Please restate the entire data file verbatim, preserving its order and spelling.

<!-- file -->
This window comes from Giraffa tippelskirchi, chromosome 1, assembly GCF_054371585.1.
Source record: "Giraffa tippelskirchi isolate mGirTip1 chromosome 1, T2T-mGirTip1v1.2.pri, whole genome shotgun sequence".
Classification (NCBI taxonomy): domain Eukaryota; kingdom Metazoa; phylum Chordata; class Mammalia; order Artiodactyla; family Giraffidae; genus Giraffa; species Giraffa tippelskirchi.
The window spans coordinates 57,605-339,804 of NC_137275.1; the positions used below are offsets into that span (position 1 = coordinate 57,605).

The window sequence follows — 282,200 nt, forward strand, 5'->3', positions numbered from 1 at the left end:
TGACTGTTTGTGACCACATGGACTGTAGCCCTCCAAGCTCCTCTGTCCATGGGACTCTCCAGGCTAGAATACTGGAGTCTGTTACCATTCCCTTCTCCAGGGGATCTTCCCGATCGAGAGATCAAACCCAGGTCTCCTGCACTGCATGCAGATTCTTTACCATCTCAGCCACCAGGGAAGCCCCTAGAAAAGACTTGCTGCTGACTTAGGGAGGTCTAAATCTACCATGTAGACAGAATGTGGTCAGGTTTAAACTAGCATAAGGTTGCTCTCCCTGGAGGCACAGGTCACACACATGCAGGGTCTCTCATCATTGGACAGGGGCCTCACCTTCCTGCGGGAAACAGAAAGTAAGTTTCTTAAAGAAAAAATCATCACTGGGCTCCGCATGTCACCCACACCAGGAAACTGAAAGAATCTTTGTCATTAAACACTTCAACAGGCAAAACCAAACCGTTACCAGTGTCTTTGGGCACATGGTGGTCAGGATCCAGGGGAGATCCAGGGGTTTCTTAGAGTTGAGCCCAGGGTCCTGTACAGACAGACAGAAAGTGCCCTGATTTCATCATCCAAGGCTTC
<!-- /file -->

This window comes from Giraffa tippelskirchi, chromosome 1, assembly GCF_054371585.1.
Source record: "Giraffa tippelskirchi isolate mGirTip1 chromosome 1, T2T-mGirTip1v1.2.pri, whole genome shotgun sequence".
Classification (NCBI taxonomy): domain Eukaryota; kingdom Metazoa; phylum Chordata; class Mammalia; order Artiodactyla; family Giraffidae; genus Giraffa; species Giraffa tippelskirchi.
The window spans coordinates 57,605-339,804 of NC_137275.1; the positions used below are offsets into that span (position 1 = coordinate 57,605).

The window sequence follows — 282,200 nt, forward strand, 5'->3', positions numbered from 1 at the left end:
TGACTGTTTGTGACCACATGGACTGTAGCCCTCCAAGCTCCTCTGTCCATGGGACTCTCCAGGCTAGAATACTGGAGTCTGTTACCATTCCCTTCTCCAGGGGATCTTCCCGATCGAGAGATCAAACCCAGGTCTCCTGCACTGCATGCAGATTCTTTACCATCTCAGCCACCAGGGAAGCCCCTAGAAAAGACTTGCTGCTGACTTAGGGAGGTCTAAATCTACCATGTAGACAGAATGTGGTCAGGTTTAAACTAGCATAAGGTTGCTCTCCCTGGAGGCACAGGTCACACACATGCAGGGTCTCTCATCATTGGACAGGGGCCTCACCTTCCTGCGGGAAACAGAAAGTAAGTTTCTTAAAGAAAAAATCATCACTGGGCTCCGCATGTCACCCACACCAGGAAACTGAAAGAATCTTTGTCATTAAACACTTCAACAGGCAAAACCAAACCGTTACCAGTGTCTTTGGGCACATGGTGGTCAGGATCCAGGGGAGATCCAGGGGTTTCTTAGAGTTGAGCCCAGGGTCCTGTACAGACAGACAGAAAGTGCCCTGATTTCATCATCCAAGGCTTC